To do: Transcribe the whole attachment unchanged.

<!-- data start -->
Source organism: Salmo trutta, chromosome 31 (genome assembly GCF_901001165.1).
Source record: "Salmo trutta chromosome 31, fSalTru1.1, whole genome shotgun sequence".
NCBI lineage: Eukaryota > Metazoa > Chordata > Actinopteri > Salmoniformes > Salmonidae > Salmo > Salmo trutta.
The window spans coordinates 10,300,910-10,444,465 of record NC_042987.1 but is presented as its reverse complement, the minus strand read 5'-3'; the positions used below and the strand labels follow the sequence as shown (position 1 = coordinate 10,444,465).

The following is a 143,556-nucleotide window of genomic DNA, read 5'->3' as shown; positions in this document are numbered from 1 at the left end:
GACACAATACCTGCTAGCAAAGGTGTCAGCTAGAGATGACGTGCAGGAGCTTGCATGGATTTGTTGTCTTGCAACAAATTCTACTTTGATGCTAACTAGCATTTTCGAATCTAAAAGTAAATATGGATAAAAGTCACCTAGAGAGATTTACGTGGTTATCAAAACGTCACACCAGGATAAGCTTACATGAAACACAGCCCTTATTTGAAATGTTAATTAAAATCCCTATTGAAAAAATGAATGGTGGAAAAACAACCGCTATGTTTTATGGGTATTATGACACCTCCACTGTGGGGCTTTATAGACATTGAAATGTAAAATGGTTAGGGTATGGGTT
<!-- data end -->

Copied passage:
Source organism: Salmo trutta, chromosome 31 (genome assembly GCF_901001165.1).
Source record: "Salmo trutta chromosome 31, fSalTru1.1, whole genome shotgun sequence".
NCBI lineage: Eukaryota > Metazoa > Chordata > Actinopteri > Salmoniformes > Salmonidae > Salmo > Salmo trutta.
The window spans coordinates 10,300,910-10,444,465 of record NC_042987.1 but is presented as its reverse complement, the minus strand read 5'-3'; the positions used below and the strand labels follow the sequence as shown (position 1 = coordinate 10,444,465).

The following is a 143,556-nucleotide window of genomic DNA, read 5'->3' as shown; positions in this document are numbered from 1 at the left end:
GACACAATACCTGCTAGCAAAGGTGTCAGCTAGAGATGACGTGCAGGAGCTTGCATGGATTTGTTGTCTTGCAACAAATTCTACTTTGATGCTAACTAGCATTTTCGAATCTAAAAGTAAATATGGATAAAAGTCACCTAGAGAGATTTACGTGGTTATCAAAACGTCACACCAGGATAAGCTTACATGAAACACAGCCCTTATTTGAAATGTTAATTAAAATCCCTATTGAAAAAATGAATGGTGGAAAAACAACCGCTATGTTTTATGGGTATTATGACACCTCCACTGTGGGGCTTTATAGACATTGAAATGTAAAATGGTTAGGGTATGGGTT